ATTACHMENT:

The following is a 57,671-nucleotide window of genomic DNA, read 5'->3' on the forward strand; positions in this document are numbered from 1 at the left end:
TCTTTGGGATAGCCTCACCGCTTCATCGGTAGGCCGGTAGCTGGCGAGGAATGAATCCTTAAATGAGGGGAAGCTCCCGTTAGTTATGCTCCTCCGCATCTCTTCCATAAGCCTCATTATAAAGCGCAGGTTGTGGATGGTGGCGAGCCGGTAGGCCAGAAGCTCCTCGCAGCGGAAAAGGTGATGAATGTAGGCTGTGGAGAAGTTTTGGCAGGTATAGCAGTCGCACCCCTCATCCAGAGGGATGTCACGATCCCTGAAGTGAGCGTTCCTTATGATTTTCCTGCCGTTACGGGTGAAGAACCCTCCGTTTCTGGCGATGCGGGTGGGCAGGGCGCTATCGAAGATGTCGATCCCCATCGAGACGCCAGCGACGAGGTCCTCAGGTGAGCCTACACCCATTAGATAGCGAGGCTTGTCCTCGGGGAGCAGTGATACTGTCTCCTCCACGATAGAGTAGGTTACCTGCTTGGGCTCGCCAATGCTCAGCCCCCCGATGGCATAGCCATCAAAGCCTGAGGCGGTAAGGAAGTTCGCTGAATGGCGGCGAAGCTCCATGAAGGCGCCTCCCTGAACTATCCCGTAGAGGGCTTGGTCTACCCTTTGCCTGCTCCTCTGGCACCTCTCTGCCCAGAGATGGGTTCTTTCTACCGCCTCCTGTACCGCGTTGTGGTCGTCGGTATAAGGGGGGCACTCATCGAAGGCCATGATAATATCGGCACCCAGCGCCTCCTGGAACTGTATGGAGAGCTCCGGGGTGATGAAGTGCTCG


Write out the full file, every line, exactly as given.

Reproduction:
The following is a 57,671-nucleotide window of genomic DNA, read 5'->3' on the forward strand; positions in this document are numbered from 1 at the left end:
TCTTTGGGATAGCCTCACCGCTTCATCGGTAGGCCGGTAGCTGGCGAGGAATGAATCCTTAAATGAGGGGAAGCTCCCGTTAGTTATGCTCCTCCGCATCTCTTCCATAAGCCTCATTATAAAGCGCAGGTTGTGGATGGTGGCGAGCCGGTAGGCCAGAAGCTCCTCGCAGCGGAAAAGGTGATGAATGTAGGCTGTGGAGAAGTTTTGGCAGGTATAGCAGTCGCACCCCTCATCCAGAGGGATGTCACGATCCCTGAAGTGAGCGTTCCTTATGATTTTCCTGCCGTTACGGGTGAAGAACCCTCCGTTTCTGGCGATGCGGGTGGGCAGGGCGCTATCGAAGATGTCGATCCCCATCGAGACGCCAGCGACGAGGTCCTCAGGTGAGCCTACACCCATTAGATAGCGAGGCTTGTCCTCGGGGAGCAGTGATACTGTCTCCTCCACGATAGAGTAGGTTACCTGCTTGGGCTCGCCAATGCTCAGCCCCCCGATGGCATAGCCATCAAAGCCTGAGGCGGTAAGGAAGTTCGCTGAATGGCGGCGAAGCTCCATGAAGGCGCCTCCCTGAACTATCCCGTAGAGGGCTTGGTCTACCCTTTGCCTGCTCCTCTGGCACCTCTCTGCCCAGAGATGGGTTCTTTCTACCGCCTCCTGTACCGCGTTGTGGTCGTCGGTATAAGGGGGGCACTCATCGAAGGCCATGATAATATCGGCACCCAGCGCCTCCTGGAACTGTATGGAGAGCTCCGGGGTGATGAAGTGCTCG